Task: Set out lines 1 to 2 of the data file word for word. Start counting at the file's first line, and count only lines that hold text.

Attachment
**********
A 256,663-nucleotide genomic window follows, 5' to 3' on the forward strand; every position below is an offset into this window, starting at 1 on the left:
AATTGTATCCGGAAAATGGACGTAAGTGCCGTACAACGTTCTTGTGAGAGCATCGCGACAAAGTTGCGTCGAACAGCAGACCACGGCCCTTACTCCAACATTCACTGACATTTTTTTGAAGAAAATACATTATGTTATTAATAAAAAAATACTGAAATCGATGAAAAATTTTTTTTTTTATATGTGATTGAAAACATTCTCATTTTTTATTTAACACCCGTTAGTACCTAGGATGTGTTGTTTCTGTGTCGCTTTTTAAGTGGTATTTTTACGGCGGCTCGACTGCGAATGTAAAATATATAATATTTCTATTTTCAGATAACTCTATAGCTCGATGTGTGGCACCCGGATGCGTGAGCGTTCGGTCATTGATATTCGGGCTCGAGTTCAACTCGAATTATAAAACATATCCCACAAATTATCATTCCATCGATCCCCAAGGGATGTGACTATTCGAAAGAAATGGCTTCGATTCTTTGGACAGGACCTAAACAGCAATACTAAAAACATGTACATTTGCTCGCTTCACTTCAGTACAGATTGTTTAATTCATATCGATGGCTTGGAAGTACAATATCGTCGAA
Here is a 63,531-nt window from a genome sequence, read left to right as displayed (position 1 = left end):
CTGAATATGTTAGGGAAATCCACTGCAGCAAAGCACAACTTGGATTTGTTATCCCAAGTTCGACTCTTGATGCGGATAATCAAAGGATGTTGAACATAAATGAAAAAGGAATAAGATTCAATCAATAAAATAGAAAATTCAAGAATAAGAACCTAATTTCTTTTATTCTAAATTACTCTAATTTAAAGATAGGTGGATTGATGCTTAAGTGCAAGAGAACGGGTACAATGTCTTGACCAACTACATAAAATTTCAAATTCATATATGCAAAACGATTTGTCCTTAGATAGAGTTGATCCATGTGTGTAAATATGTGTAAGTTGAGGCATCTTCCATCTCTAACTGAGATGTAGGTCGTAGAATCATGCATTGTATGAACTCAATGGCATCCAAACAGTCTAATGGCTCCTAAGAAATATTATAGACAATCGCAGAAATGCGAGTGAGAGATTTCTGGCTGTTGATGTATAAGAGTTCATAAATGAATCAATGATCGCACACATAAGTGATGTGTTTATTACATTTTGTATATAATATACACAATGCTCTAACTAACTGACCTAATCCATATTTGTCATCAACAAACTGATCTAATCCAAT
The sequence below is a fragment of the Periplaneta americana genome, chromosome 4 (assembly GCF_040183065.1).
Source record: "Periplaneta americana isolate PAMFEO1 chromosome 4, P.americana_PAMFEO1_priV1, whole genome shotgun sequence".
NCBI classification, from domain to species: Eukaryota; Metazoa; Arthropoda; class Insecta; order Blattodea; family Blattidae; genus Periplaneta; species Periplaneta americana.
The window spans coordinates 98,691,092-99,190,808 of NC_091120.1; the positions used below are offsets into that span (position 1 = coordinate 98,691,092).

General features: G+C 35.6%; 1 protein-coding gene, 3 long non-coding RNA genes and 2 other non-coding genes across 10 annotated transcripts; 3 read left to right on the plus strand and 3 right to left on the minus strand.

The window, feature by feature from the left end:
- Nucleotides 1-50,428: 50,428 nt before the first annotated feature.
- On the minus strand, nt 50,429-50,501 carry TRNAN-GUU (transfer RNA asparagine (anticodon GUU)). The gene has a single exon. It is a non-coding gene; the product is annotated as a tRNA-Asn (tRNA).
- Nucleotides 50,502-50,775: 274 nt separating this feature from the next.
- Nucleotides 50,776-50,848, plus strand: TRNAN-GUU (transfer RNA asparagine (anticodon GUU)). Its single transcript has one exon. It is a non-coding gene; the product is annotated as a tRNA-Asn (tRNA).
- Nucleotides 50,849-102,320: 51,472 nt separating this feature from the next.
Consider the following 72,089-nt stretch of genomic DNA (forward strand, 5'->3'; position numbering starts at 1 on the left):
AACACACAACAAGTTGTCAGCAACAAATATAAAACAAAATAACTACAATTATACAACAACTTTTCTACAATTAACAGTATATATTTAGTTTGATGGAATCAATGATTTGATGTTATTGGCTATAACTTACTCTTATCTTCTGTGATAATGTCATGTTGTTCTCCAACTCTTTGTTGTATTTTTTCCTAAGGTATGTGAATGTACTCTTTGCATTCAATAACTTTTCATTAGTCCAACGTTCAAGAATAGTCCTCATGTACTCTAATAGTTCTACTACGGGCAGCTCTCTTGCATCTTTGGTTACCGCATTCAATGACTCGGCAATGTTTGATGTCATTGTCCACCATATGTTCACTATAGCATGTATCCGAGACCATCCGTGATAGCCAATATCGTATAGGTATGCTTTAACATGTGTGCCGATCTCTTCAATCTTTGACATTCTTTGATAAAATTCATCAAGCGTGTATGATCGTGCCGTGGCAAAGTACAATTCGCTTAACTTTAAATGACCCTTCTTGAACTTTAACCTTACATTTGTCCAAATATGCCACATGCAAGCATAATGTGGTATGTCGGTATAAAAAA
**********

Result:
A 256,663-nucleotide genomic window follows, 5' to 3' on the forward strand; every position below is an offset into this window, starting at 1 on the left:
AATTGTATCCGGAAAATGGACGTAAGTGCCGTACAACGTTCTTGTGAGAGCATCGCGACAAAGTTGCGTCGAACAGCAGACCACGGCCCTTACTCCAACATTCACTGACATTTTTTTGAAGAAAATACATTATGTTATTAATAAAAAAATACTGAAATCGATGAAAAATTTTTTTTTTTATATGTGATTGAAAACATTCTCATTTTTTATTTAACACCCGTTAGTACCTAGGATGTGTTGTTTCTGTGTCGCTTTTTAAGTGGTATTTTTACGGCGGCTCGACTGCGAATGTAAAATATATAATATTTCTATTTTCAGATAACTCTATAGCTCGATGTGTGGCACCCGGATGCGTGAGCGTTCGGTCATTGATATTCGGGCTCGAGTTCAACTCGAATTATAAAACATATCCCACAAATTATCATTCCATCGATCCCCAAGGGATGTGACTATTCGAAAGAAATGGCTTCGATTCTTTGGACAGGACCTAAACAGCAATACTAAAAACATGTACATTTGCTCGCTTCACTTCAGTACAGATTGTTTAATTCATATCGATGGCTTGGAAGTACAATATCGTCGAA